Once successful mating or insemination has occurred, the giant panda will exhibit what is known as delayed implantation. Once the egg has been fertilized, it does not immediately implant on the mother’s uterine wall, but will instead float in her reproductive tract for varying lengths of time. The delayed implantation results in a widely varying gestation period of anywhere between 3 to 6 months. It is believed that delayed implantation gives the giant panda more control over when cubs are born, with implantation taking place when the mother’s nutrition quality is optimal.
Young pandas are typically born in the late summer or early fall (between August and October) in a secluded birth den, usually a tree hollow or a natural rock crevice or cave that the female has lined with bamboo twigs and grasses. The giant panda’s poor, low-energy bamboo diet prevents mothers from devoting much energy to gestation or lactation, Giant pandas are the smallest newborn of any non-marsupial mammal -- 1/900th the size of the mother -- and grow very slowly.
A newborn giant panda weighs an average of four ounces (the size of a stick of butter) at birth, and are pinkish in color with very short, white, sparse hair covering the entire body. Sixty percent of all giant panda births result in twins. The female, however, will deliberately reject or ignore one of the two cubs, which in the wild ensures that at least one cub will survive. In captivity, Chinese breeding centers have become proficient at swapping the cubs back and forth and bottle-feeding the cub that is not nursing, which has allowed numerous sets of twins to survive and thrive.
The giant panda mother holds the tiny newborn constantly in the crook of her arm, or, when moving, carries it in her mouth. The cub vocalizes with a loud, squeaky voice during this time and nurses up to 14 times a day. The female will fast from nine to 25 days after the birth, which may be necessary since the cub cannot stay warm on its own and must suckle frequently. During this time the female is actively engaged in facilitating the cub’s suckling, temperature regulation, grooming, and bowel and bladder stimulation, since the cub cannot eliminate waste on its own. Now that’s a devoted mother!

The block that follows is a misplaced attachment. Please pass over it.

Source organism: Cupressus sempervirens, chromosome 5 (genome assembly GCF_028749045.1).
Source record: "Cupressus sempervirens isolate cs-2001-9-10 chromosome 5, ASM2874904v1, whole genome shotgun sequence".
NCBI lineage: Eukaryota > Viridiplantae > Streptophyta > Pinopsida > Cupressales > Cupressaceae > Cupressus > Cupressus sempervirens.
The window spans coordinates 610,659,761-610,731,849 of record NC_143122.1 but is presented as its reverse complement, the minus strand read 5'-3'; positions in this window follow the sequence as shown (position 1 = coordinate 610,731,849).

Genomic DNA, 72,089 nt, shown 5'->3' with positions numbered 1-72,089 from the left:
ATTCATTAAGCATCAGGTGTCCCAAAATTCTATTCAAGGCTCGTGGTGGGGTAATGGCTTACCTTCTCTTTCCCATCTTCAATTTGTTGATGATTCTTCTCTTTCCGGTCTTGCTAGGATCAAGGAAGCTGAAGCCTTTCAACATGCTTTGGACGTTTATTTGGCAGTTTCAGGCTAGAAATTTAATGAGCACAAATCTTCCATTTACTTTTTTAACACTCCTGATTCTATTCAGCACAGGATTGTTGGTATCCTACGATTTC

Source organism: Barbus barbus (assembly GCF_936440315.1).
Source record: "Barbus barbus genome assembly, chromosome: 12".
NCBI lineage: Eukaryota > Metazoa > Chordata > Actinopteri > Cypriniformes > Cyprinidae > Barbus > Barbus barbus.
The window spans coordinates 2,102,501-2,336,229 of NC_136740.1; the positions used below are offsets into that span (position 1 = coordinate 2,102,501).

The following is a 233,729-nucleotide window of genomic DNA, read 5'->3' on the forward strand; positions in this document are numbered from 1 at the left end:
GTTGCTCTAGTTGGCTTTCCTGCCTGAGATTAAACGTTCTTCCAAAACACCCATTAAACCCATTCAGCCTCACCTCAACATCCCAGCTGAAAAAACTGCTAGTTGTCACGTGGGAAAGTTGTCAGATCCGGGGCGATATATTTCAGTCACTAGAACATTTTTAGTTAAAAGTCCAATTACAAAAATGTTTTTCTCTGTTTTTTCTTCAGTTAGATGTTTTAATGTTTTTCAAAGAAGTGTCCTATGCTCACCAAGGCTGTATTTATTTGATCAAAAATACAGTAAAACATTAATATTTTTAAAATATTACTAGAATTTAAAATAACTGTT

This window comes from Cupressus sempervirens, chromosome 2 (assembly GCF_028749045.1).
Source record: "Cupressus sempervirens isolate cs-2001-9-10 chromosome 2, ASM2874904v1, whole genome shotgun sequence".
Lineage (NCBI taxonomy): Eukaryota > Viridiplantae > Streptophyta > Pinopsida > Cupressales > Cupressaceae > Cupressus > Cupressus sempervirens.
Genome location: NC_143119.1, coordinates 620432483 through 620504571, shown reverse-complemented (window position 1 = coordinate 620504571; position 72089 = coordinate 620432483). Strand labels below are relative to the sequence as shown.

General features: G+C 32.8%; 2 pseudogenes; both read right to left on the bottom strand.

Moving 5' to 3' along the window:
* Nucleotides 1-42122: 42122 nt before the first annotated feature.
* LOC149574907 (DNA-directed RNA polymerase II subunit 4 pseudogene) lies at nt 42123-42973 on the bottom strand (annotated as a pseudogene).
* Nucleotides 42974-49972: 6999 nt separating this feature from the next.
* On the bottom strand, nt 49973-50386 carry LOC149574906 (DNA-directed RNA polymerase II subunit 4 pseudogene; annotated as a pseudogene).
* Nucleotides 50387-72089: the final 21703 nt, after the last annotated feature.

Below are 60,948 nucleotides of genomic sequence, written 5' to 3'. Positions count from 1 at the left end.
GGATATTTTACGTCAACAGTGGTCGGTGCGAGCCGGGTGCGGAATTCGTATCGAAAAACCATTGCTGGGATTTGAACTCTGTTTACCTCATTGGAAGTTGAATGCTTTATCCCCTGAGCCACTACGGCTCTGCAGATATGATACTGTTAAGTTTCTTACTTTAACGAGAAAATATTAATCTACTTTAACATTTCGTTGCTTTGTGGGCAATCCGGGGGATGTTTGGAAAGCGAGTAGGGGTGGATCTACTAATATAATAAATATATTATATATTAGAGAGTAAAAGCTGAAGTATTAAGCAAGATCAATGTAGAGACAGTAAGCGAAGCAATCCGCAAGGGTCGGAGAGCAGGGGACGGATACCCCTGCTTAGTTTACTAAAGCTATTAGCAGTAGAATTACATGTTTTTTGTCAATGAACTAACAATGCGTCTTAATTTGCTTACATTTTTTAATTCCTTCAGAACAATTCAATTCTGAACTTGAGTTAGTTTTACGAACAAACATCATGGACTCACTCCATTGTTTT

After eight to ten days, the cub’s skin begins to turn gray in areas where black hair will eventually grow, and in 23 to 35 days, the cub will display its adult black-and-white coloration. The cub’s eyes will begin opening between 40 and 60 days, and by about 72 days, will be on their way to opening fully. At 75 days, the cub’s canine teeth will start to appear, with incisors appearing at 90 days. Cubs begin walking at three to four months.
After approximately 112 days, the mother abandons the birthing dens and places the cub in dense patches of bamboo while the mother feeds nearby. The mother may leave her cub for up to fifty hours to feed herself; older cubs often climb trees and remain there until their mothers return. Within a year, the cub will gain up to 90 pounds (40.8 kg). The cubs may start eating bamboo at five to six months, but typically do not eat much bamboo until after they are one year old or more.
The female giant panda is involved in full-time parenting for at least eight months, and sometimes for up to two years until she is occupied with her next offspring. A female can potentially raise seven to eight cubs during her lifetime. Typically, cubs are fully weaned at one and a half to two years of age (in the spring, when the nutritional content of bamboo is at its highest). Chinese breeding centers, however, wean cubs at six months of age, permitting the females to experience estrus every year instead of every other year like pandas in the wild or in U.S. zoos. The National Zoo’s Tai Shan, who nursed for 19 months, is the longest-nursing cub in captivity. Cubs will go off on their own to lead independent lives between ages one and a half and three.